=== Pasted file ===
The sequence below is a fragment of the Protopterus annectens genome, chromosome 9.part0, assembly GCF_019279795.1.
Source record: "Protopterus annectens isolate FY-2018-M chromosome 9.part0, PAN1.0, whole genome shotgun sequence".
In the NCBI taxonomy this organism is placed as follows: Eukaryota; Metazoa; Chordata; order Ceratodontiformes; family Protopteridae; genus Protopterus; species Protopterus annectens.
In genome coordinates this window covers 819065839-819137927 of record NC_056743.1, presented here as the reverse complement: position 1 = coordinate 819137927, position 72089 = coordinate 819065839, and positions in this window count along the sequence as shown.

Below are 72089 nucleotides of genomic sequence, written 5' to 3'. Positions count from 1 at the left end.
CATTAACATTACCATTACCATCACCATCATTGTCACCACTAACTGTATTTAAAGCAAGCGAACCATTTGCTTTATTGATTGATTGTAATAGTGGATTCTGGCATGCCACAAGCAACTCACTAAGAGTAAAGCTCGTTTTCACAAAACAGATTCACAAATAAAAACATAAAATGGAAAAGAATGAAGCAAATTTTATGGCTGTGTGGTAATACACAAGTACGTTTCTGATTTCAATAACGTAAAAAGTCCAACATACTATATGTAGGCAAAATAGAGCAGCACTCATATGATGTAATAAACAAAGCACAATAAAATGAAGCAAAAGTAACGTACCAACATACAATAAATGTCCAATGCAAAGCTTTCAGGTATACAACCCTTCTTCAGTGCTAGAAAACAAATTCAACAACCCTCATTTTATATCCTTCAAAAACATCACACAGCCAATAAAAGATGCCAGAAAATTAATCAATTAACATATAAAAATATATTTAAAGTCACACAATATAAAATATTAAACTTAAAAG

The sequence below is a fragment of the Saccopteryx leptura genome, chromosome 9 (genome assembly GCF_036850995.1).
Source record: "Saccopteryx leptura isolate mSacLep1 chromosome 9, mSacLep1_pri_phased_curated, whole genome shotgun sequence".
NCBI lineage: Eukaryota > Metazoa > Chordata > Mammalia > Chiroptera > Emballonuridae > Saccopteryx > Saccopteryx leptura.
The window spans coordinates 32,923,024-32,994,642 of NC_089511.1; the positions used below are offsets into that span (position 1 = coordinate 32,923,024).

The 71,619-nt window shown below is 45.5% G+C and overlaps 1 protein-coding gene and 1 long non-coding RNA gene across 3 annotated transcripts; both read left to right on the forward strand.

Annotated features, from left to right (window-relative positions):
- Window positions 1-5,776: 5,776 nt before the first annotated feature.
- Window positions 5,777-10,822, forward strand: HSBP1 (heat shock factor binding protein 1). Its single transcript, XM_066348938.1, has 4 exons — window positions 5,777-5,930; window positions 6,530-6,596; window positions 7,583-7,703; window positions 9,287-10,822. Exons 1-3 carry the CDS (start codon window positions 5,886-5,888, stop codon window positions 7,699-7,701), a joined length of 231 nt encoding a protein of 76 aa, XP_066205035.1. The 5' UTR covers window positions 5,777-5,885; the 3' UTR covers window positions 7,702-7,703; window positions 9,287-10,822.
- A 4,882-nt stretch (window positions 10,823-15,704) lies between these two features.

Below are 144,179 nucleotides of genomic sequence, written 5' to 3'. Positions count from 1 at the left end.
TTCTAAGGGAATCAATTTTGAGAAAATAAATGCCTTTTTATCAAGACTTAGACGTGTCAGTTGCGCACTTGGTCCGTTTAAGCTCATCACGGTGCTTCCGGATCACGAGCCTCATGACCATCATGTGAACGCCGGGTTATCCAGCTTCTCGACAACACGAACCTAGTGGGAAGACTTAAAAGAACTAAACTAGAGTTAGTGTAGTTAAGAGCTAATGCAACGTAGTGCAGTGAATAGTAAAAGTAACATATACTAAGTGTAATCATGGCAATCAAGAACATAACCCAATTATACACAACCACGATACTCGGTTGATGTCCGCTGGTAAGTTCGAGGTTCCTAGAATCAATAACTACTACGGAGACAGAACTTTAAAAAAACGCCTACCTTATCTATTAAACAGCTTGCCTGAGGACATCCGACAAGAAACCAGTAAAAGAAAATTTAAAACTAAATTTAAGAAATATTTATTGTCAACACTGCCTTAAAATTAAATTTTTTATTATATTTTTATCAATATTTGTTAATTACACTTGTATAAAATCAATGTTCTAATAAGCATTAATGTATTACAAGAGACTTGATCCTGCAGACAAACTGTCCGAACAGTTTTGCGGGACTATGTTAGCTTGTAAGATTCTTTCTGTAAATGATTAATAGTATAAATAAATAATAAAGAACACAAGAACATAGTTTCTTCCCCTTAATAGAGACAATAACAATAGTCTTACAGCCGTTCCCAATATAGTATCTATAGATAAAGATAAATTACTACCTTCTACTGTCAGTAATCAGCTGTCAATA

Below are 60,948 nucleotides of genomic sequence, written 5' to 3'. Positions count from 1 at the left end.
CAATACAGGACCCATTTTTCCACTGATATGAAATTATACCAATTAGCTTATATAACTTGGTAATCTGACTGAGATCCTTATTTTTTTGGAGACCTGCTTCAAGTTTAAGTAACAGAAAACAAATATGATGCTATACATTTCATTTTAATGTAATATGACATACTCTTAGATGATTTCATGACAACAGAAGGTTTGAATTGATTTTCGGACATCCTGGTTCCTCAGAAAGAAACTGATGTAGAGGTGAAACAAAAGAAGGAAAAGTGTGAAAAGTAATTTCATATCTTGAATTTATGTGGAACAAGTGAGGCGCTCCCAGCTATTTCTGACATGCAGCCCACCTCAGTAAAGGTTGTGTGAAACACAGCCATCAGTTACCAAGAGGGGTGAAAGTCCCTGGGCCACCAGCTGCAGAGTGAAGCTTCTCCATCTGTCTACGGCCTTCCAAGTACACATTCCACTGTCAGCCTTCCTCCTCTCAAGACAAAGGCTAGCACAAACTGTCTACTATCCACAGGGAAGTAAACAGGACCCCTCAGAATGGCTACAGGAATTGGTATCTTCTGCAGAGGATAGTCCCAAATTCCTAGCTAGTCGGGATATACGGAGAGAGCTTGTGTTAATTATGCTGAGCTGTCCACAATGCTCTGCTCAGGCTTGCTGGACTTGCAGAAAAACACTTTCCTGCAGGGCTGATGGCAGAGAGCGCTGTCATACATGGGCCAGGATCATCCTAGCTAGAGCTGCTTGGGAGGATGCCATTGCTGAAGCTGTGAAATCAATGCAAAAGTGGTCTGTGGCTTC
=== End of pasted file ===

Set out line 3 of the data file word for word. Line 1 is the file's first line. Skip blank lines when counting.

In the NCBI taxonomy this organism is placed as follows: Eukaryota; Metazoa; Chordata; order Ceratodontiformes; family Protopteridae; genus Protopterus; species Protopterus annectens.